4. says

    This post showed up under one of your newest ones, and I’m SO glad I clicked the link! Next Friday is my last day at a job that pays very well, but which is unfulfilling, emotionally draining and not challenging enough. I have accepted a new position that pays, yes, $10,000 less and is part time. I have been super scared to make the change, but excited, too. This gives me new encouragement 🙂 Good luck on your move! xoxo


  5. says

    So, I am about 20 days late responding to this post. However, I know exactly how you felt! Sadly, it was my husband who was stressed to the max about his job. ( I wish it was me instead of him) May 2009 he lost his job, due to a tanking economy. Mind you, this occured 3.5 months before our wedding day. His stress load increased to the max. We had just purchased a house, we were getting married in less than 4 months and he had no job. I remember his last day at that particular job. I sobbed my entire work day! All I could think was “now what” . Thankfully, many prayers were answered and my sweet honey got a new job one month before we were married. The first few months were OK, the last year was hell! When we went on our 1 year anniversary trip, he had to check his email 3-5 times a day because he was having to make sure all was going right at his job. Finally it got to the point where he dreaded going to bed at night, especially Sunday nights. I would ask him how his day was and all I received back was this blank stare. Things got to the point where I asked him if he had gotten yelled at any that day. He took the leap of faith and began applying for jobs. He accepted a position that payed $9,000 less per year just because we both knew he would be happier if he was anywhere but where he was. Yes, things were a little tight at times but seeing a smile on his face made all the money worries disappear. Now, because of his hard work he has received a substantial raise and things are back to normal. I wouldn’t trade losing that amount of money for anything, especially his happiness. Now that he is happy, I am happier and our home is happier. I think our puppy even noticed a difference in her “Daddy”.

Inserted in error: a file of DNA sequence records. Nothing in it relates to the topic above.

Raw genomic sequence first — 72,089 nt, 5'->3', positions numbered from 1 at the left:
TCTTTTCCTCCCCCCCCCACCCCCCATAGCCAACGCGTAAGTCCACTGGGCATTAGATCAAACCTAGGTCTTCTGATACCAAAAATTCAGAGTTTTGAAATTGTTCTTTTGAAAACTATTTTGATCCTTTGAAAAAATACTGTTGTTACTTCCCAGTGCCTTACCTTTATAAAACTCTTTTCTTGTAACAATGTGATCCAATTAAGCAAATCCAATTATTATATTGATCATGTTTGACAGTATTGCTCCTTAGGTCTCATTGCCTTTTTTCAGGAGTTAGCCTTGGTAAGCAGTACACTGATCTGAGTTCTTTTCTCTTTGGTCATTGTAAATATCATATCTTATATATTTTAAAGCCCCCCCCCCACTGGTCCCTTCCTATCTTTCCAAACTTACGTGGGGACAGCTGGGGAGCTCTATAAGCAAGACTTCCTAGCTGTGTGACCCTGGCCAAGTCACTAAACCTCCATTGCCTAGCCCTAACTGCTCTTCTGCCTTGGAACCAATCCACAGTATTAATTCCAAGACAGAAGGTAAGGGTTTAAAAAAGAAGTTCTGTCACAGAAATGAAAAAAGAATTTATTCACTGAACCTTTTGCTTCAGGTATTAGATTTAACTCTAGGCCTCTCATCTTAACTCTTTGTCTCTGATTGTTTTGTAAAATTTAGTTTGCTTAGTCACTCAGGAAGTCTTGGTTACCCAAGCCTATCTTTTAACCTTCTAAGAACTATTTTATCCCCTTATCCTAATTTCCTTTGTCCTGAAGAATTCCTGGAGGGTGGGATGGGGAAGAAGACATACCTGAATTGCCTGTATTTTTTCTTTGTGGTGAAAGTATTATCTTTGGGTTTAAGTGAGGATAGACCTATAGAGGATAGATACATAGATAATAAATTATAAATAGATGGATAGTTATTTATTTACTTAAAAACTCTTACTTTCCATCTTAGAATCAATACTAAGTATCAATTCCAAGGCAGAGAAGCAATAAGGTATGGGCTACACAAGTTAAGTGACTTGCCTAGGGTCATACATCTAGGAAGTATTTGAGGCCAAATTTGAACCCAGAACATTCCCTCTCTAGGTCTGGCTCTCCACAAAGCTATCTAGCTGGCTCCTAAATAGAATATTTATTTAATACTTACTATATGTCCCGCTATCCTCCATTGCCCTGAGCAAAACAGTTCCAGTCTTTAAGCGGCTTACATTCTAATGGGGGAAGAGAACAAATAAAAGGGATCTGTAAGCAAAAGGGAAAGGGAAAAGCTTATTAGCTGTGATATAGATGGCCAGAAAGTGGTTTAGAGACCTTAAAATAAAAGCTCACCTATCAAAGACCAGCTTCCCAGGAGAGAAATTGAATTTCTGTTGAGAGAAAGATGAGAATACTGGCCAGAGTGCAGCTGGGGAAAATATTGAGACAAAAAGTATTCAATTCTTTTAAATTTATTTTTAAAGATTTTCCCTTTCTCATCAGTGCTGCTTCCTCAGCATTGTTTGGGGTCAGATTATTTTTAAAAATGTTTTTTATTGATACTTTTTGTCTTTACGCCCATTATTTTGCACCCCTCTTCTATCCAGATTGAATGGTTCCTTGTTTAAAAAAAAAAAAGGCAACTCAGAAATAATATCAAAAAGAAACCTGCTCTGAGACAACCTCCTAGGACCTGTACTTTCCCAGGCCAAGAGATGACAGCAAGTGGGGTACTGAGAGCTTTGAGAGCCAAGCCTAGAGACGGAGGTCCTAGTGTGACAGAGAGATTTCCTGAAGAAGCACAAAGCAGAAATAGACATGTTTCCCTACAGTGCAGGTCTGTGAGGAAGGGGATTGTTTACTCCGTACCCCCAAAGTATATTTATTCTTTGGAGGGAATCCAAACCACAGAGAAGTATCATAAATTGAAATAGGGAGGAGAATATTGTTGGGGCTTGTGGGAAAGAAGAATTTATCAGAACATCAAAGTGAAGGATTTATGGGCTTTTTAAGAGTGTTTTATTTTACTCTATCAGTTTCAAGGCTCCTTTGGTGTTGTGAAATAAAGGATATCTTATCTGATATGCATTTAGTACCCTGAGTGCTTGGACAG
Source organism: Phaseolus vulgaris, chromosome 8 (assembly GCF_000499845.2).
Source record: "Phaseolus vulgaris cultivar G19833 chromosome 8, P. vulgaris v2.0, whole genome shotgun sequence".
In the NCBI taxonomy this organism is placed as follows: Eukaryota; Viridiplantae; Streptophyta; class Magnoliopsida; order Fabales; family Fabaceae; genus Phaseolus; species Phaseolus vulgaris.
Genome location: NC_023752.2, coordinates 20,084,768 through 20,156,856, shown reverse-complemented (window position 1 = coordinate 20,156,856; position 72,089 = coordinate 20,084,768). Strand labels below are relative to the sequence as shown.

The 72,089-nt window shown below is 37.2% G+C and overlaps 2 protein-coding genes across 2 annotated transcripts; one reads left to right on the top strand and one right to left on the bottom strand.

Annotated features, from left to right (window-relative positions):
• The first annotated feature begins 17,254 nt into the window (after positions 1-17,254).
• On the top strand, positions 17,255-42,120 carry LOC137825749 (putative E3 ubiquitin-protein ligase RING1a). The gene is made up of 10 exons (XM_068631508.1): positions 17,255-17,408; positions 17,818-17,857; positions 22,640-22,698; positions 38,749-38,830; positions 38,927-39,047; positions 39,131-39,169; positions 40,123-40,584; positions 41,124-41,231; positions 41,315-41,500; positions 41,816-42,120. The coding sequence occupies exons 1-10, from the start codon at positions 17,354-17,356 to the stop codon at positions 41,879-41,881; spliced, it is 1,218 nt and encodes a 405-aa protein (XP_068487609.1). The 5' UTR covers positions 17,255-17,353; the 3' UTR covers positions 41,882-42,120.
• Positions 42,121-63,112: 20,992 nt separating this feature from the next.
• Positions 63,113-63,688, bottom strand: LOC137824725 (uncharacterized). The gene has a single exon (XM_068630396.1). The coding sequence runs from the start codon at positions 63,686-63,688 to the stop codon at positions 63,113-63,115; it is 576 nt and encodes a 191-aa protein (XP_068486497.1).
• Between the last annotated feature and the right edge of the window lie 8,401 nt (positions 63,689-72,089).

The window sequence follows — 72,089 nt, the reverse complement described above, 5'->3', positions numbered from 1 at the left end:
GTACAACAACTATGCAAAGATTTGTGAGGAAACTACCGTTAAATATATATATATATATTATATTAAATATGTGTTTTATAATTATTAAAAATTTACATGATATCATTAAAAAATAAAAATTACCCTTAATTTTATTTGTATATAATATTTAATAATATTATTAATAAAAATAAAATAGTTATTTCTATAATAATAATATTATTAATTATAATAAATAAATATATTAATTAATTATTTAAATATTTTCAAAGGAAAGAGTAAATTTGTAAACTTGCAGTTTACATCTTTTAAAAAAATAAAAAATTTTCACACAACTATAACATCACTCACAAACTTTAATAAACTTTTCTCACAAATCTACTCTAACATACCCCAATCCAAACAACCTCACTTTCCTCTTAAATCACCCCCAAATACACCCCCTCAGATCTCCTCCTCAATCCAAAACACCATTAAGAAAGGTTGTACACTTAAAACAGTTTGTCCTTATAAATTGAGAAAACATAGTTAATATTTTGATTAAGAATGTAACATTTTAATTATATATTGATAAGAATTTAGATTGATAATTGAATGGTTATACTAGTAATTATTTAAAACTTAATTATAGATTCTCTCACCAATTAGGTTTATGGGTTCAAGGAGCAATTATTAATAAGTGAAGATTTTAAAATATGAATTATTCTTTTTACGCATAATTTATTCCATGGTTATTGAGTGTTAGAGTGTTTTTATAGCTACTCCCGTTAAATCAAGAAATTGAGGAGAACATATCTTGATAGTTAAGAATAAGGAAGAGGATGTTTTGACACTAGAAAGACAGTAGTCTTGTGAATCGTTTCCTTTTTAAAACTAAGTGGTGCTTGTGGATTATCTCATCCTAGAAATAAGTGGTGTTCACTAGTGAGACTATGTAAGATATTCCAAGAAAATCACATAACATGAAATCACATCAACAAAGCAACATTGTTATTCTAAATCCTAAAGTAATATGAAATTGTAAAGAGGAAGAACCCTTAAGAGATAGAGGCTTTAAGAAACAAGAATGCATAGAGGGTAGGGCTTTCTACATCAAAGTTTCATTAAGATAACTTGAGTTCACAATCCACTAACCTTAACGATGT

6. says

    This was absolutely amazing and inspiring. My boyfriend is currently going through a bit of a job hardship/crisis and I can only imagine what he’s feeling. You’re right though; sometimes the money just isn’t worth it. It seems to me that almost everyone goes through this little “Oh god, what now?” situation following college graduation and I am just not looking forward to it. But with all of you guys already have gone through it, it’s makes it easier knowing that other people feel the same way.